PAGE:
Shanghai Calling: Come “Home”

I just saw a trailer for a new movie coming out. The movie’s called Shanghai Calling, and it’s about an American-born Chinese who is sent “back” to China by his boss. It’s a fish-out-of-water story, with the extra twist that this fish feels more out of place because he looks like he belongs.

When our kids attended a mission school in Taipei, they often had visitors come to talk about Third Culture Kid issues. One year, we were honored to hear from David Pollock, one of the authors of Third Culture Kids: Growing Up among Worlds. He said that, often, the people who have the hardest time fitting in to a new culture are those who look like they should fit in. So in China, an obvious foreigner will get praised for knowing a few Chinese words, while an outsider who looks Chinese may get scolded for not knowing “his own” language and culture.

Here’s the trailer. It’s pretty funny. Reminds my family of some of our experiences, like when the lead character shows an address to a taxi driver and it ends up being only half a block away. The complete film hasn’t been rated yet, so I can’t speak for whether or not it’s family friendly. Here’s hoping it is.

And it sounds like it’s getting a good reception in China from expats and nationals alike. Here’s what Daniel Hsia, the director, wrote in his blog (dated March 23) about preview screenings of Shanghai Calling in Beijing and Shanghai:

Fortunately, the audience loved the film.  After the screenings, American viewers thanked us for making a movie that could finally explain to their friends and families back home the strangeness of their daily lives in China.  Chinese viewers told us how refreshing it was to see a movie about modern China, and not just another ancient martial arts epic.  And both groups were surprised at how funny the movie was.  I guess most expats don’t necessarily see their lives as inherently comedic.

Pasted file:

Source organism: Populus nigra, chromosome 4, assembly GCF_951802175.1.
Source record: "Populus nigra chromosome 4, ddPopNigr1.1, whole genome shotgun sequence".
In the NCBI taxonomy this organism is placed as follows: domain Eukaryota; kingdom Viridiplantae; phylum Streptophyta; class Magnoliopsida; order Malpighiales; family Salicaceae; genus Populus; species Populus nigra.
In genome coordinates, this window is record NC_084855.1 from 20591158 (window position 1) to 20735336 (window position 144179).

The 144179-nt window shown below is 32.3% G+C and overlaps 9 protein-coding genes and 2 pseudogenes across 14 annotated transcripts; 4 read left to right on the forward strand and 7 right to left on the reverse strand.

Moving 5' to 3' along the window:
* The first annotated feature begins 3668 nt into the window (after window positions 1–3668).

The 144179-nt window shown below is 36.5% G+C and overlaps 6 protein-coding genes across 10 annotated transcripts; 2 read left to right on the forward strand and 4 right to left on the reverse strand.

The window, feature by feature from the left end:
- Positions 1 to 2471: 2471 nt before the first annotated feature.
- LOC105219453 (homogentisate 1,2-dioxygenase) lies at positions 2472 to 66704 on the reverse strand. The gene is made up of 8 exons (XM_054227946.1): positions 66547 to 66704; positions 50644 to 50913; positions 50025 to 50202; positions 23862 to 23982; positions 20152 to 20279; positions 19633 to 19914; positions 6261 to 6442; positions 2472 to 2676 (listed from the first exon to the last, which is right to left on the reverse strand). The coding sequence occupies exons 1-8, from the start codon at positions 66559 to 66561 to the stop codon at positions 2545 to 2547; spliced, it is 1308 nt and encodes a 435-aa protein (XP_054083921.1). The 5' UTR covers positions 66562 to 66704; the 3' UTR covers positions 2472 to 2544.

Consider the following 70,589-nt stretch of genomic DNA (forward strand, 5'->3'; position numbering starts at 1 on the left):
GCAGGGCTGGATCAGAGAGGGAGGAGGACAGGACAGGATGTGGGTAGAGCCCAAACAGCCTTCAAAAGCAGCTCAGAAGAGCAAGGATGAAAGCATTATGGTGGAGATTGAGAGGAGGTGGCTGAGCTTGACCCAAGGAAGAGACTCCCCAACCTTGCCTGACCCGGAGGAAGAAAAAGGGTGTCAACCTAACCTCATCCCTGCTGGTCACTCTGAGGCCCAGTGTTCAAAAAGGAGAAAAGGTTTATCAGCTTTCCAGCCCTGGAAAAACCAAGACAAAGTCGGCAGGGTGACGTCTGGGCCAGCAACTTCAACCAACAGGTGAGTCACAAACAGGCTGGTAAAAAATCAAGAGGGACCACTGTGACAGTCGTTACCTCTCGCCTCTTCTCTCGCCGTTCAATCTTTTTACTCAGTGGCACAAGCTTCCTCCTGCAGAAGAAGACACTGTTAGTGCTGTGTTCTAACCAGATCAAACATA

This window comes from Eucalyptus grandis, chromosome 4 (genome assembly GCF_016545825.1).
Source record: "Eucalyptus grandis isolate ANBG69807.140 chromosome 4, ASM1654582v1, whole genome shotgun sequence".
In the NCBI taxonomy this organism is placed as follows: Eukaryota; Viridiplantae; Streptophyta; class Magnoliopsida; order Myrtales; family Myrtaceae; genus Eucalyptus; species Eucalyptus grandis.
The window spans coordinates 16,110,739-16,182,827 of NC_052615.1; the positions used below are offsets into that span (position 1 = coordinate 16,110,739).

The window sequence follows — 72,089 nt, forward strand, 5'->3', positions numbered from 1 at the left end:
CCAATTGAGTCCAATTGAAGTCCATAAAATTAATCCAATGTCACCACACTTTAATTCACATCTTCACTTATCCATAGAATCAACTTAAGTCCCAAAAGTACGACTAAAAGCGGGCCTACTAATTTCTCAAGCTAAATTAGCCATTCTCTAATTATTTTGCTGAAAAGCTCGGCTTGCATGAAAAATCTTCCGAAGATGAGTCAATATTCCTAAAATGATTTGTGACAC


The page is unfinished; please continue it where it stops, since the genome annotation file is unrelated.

[photo: “Shanghai by Night,” by Sjekster, used under a Creative Commons license]


8 thoughts on “Shanghai Calling: Come “Home”

      1. Lol, that’ll probably be the case with me too, I haven’t gone to the cinema in years. But having a Daniel Henny movie (that’s the supposedly Chinese man that goes back to Shanghai,he’s part Korean by the way, means I’ll get to watch him again and again) happiness!


  1. Thanks for the post! I remember living in S Korea for a brief stint and being mistaken constantly for a local. Oddly, most foreigners could tell I was not local but the Koreans mostly always were shocked to find out I was not Korean. Being an invisible foreigner was definitely very difficult for me. I would rather be a visible foreigner… less expectations, less opportunity to offend. I really enjoyed the trailer. I work with a lot of Chinese students who are in various stages of acculturation in the US. This definitely hit “home” so to speak given I am a Taiwan born Chinese American female. Thanks again.


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